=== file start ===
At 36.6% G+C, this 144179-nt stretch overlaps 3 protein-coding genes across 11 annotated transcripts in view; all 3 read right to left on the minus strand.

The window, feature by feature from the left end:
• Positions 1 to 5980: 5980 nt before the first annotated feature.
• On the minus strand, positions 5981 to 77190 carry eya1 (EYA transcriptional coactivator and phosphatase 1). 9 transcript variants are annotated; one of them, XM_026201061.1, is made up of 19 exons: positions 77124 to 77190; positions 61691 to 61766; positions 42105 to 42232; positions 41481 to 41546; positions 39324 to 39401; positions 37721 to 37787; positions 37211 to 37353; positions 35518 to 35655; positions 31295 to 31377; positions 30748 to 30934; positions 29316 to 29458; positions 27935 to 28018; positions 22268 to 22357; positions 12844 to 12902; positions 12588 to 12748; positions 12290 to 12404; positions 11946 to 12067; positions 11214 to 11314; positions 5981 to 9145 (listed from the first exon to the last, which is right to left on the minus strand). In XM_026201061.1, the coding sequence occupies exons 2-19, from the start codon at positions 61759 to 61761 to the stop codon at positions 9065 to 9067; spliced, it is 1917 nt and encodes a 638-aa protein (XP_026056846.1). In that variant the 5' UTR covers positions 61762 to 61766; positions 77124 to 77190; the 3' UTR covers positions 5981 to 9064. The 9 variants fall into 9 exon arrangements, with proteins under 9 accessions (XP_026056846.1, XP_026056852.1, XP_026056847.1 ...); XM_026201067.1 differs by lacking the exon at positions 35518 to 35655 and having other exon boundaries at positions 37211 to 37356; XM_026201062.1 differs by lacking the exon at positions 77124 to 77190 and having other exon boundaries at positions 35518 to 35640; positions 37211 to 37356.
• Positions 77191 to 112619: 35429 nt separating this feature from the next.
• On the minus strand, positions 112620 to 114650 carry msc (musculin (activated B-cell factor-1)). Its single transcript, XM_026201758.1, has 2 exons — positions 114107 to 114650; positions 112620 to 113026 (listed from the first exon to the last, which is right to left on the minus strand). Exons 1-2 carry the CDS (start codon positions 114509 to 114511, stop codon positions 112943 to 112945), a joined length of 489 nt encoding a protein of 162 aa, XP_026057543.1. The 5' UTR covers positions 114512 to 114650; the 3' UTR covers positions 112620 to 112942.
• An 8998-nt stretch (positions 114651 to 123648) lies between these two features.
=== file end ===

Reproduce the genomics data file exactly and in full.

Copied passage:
At 36.6% G+C, this 144179-nt stretch overlaps 3 protein-coding genes across 11 annotated transcripts in view; all 3 read right to left on the minus strand.

The window, feature by feature from the left end:
• Positions 1 to 5980: 5980 nt before the first annotated feature.
• On the minus strand, positions 5981 to 77190 carry eya1 (EYA transcriptional coactivator and phosphatase 1). 9 transcript variants are annotated; one of them, XM_026201061.1, is made up of 19 exons: positions 77124 to 77190; positions 61691 to 61766; positions 42105 to 42232; positions 41481 to 41546; positions 39324 to 39401; positions 37721 to 37787; positions 37211 to 37353; positions 35518 to 35655; positions 31295 to 31377; positions 30748 to 30934; positions 29316 to 29458; positions 27935 to 28018; positions 22268 to 22357; positions 12844 to 12902; positions 12588 to 12748; positions 12290 to 12404; positions 11946 to 12067; positions 11214 to 11314; positions 5981 to 9145 (listed from the first exon to the last, which is right to left on the minus strand). In XM_026201061.1, the coding sequence occupies exons 2-19, from the start codon at positions 61759 to 61761 to the stop codon at positions 9065 to 9067; spliced, it is 1917 nt and encodes a 638-aa protein (XP_026056846.1). In that variant the 5' UTR covers positions 61762 to 61766; positions 77124 to 77190; the 3' UTR covers positions 5981 to 9064. The 9 variants fall into 9 exon arrangements, with proteins under 9 accessions (XP_026056846.1, XP_026056852.1, XP_026056847.1 ...); XM_026201067.1 differs by lacking the exon at positions 35518 to 35655 and having other exon boundaries at positions 37211 to 37356; XM_026201062.1 differs by lacking the exon at positions 77124 to 77190 and having other exon boundaries at positions 35518 to 35640; positions 37211 to 37356.
• Positions 77191 to 112619: 35429 nt separating this feature from the next.
• On the minus strand, positions 112620 to 114650 carry msc (musculin (activated B-cell factor-1)). Its single transcript, XM_026201758.1, has 2 exons — positions 114107 to 114650; positions 112620 to 113026 (listed from the first exon to the last, which is right to left on the minus strand). Exons 1-2 carry the CDS (start codon positions 114509 to 114511, stop codon positions 112943 to 112945), a joined length of 489 nt encoding a protein of 162 aa, XP_026057543.1. The 5' UTR covers positions 114512 to 114650; the 3' UTR covers positions 112620 to 112942.
• An 8998-nt stretch (positions 114651 to 123648) lies between these two features.